There is fan service throughout, with the movie even giving us a glimpse of Darth Vader (voiced by James Earl Jones) on-screen for the first time since 1983's Return of the Jedi, leading to arguably the movie's best scene. Unused pilot footage from the Death Star assault in A New Hope is even employed, while the frame is often packed with recognisable droids hiding in the background that you may not notice on first viewing. However, less successful is the use of shonky digital effects to resurrect one deceased actor and de-age another. The intentions are noble, but often the result looks like something from a Pixar movie, instantly taking you out of the movie. It's 2016, surely they can do better than this.

Unfortunately, Rogue One falls short in terms of characterisation, as there's not enough depth or humanity to the ensemble. Jones manages to impress despite her one-dimensional role which feels like a plot device, but Luna is less successful as Cassian; he's one of the most disposable heroes in recent memory. Faring far better is Krennic, an inspired creation played to perfection by Australian actor Mendelsohn. Krennic is far more engaging than the typical villain, and he's actually given more dimension than the heroes of the story. Mendelsohn undoubtedly delivers the finest performance in the film, surpassing his co-stars with ease. With that said, though, Tudyk is an utter scene-stealer playing the droid K-2SO through motion-capture. A reprogrammed Imperial droid who speaks his mind, K-2SO is a constant source of amusement, delivering an armada of one-liners and a string of uproarious comments. Droids are a staple of the Star Wars universe, making it all the more exciting that this new creation is arguably the saga's finest to date. Meanwhile, Whitaker almost suffocates the movie with his ludicrous overacting, though Yen manages to carve out a memorable character despite his limited screen-time.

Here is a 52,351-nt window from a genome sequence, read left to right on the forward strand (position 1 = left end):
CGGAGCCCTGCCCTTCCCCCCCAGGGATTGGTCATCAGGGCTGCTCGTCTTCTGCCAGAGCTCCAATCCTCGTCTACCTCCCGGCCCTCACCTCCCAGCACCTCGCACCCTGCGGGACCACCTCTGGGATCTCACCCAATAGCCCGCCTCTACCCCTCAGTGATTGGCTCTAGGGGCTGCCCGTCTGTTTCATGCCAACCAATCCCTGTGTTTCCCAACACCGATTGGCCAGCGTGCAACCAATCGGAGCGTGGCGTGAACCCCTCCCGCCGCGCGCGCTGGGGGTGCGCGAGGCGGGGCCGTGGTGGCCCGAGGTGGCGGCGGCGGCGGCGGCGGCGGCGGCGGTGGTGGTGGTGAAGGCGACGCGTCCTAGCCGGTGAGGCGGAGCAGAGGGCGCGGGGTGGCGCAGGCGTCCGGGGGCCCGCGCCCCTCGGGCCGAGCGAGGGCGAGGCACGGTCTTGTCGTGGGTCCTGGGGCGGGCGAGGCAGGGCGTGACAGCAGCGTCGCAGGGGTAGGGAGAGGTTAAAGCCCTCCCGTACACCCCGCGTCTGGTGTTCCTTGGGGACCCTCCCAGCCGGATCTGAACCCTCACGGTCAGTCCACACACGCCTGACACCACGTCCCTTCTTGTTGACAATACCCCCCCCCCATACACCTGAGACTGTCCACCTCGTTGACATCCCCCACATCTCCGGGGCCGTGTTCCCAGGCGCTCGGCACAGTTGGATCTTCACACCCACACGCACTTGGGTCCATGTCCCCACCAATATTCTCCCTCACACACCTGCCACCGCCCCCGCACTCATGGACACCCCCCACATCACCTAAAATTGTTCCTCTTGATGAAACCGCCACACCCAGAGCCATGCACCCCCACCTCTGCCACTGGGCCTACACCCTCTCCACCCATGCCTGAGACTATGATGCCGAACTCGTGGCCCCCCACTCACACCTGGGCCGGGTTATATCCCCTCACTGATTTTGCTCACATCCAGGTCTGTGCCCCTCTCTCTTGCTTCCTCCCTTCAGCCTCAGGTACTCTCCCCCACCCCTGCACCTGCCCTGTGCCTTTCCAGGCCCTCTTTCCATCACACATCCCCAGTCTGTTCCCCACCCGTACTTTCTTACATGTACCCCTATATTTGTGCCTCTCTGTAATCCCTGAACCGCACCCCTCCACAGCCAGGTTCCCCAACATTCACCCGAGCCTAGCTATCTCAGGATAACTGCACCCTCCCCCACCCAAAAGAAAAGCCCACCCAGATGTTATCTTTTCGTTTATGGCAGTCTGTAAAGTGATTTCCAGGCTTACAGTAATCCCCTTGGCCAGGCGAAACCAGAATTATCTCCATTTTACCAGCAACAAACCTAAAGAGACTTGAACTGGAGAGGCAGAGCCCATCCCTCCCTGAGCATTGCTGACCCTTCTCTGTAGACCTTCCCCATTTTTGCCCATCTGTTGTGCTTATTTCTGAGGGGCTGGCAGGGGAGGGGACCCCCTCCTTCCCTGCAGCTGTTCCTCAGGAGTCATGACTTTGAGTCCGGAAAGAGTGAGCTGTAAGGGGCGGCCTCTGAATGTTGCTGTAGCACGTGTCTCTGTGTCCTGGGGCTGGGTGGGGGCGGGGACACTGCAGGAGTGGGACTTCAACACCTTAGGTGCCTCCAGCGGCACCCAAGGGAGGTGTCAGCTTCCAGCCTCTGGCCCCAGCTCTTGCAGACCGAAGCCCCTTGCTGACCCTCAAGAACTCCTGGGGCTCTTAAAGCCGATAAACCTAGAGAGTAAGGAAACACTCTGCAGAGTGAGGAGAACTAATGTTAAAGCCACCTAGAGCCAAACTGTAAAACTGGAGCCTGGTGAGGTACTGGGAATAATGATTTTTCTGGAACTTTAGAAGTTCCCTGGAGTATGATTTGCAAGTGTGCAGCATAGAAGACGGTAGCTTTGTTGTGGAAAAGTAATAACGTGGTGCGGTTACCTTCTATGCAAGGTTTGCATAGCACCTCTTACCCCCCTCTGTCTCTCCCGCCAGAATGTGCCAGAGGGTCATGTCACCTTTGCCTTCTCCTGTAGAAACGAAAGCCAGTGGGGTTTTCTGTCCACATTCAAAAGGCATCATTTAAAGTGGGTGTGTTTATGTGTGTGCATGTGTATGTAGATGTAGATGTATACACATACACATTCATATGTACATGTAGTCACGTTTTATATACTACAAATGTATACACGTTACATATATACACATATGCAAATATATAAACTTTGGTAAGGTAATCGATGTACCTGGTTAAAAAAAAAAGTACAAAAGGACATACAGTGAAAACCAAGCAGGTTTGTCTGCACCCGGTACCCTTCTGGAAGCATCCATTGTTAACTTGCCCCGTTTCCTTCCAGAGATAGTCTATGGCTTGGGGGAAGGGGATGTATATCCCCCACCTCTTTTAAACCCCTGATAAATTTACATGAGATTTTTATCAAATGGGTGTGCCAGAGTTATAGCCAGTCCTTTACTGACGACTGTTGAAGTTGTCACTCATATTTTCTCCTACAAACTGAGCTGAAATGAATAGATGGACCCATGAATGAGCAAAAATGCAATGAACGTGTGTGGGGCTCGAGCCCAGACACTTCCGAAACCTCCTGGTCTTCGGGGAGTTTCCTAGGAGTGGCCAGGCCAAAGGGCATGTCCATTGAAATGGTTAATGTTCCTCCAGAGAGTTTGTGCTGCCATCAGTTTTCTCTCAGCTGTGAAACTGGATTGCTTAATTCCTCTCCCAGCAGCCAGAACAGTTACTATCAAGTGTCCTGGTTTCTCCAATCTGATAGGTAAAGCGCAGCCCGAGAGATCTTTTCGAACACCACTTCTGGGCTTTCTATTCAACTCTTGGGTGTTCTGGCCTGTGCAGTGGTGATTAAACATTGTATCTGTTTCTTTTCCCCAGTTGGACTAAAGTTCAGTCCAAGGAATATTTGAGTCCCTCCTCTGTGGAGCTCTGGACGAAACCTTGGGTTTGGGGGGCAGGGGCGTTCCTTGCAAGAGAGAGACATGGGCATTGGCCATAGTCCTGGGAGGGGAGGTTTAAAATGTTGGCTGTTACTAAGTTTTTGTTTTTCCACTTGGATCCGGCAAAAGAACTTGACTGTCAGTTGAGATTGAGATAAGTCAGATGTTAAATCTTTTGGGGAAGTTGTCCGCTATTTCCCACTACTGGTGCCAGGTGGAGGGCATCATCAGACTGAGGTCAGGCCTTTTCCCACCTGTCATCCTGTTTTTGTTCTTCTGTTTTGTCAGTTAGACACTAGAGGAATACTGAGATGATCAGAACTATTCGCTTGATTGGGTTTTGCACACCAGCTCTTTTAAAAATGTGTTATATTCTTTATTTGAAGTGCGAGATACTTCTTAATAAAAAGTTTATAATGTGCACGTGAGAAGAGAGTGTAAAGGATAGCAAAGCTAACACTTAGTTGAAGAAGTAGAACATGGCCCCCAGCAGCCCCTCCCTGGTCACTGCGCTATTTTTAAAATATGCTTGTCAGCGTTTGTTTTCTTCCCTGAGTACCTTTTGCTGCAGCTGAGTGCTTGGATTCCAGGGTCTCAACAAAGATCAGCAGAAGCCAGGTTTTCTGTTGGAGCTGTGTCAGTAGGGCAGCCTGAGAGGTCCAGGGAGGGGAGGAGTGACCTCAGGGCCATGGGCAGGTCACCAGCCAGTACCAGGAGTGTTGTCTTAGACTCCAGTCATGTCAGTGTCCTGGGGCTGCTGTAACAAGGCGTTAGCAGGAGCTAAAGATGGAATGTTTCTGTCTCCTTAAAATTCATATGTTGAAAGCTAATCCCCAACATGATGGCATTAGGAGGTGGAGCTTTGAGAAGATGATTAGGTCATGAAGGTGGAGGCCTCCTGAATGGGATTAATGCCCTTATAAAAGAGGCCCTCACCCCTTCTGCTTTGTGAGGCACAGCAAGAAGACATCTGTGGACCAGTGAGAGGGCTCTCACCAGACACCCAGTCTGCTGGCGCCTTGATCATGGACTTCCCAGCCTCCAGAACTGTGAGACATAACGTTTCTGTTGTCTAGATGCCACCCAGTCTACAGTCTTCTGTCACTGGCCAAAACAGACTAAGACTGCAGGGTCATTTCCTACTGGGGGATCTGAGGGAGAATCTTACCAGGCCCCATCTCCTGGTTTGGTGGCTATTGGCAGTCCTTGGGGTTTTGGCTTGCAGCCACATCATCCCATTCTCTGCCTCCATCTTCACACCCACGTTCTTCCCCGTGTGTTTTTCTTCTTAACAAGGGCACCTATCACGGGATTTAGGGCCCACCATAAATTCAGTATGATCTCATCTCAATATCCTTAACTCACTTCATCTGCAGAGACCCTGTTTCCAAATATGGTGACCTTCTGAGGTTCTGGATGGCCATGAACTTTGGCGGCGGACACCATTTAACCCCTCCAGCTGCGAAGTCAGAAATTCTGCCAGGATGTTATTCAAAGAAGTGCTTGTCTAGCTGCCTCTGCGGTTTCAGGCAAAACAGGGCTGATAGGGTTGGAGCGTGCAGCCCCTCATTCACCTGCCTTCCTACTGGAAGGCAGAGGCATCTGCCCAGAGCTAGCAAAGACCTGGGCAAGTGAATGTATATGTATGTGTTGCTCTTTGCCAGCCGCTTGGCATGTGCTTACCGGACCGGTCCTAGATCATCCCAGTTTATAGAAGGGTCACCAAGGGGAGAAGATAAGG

Flaws notwithstanding, Rogue One pushes the boundaries of what a Star Wars film can be, and that's seriously exciting for a long-running franchise like this. (The subtitle A Star Wars Story is actually absent from the film proper.) It succeeds in trying something different, never falling victim to the bland writing or poor direction which ultimately sunk the prequel trilogy. Due to its unique aesthetic and narrative approach, Rogue One is certainly more intriguing than The Force Awakens, but it's not necessarily better - J.J. Abrams' film was zippier and featured better, more fleshed-out characters. The bleakness of this first spinoff does mean that its replay value might be less than the norm for Star Wars, but that's precisely why it lingers in one's memory after it's all over. It also makes for a perfect companion piece to A New Hope. There are fears that Disney is going to run Star Wars into the ground, but if all future movies are on the same level as Rogue One or The Force Awakens, the House of Mouse can keep them coming.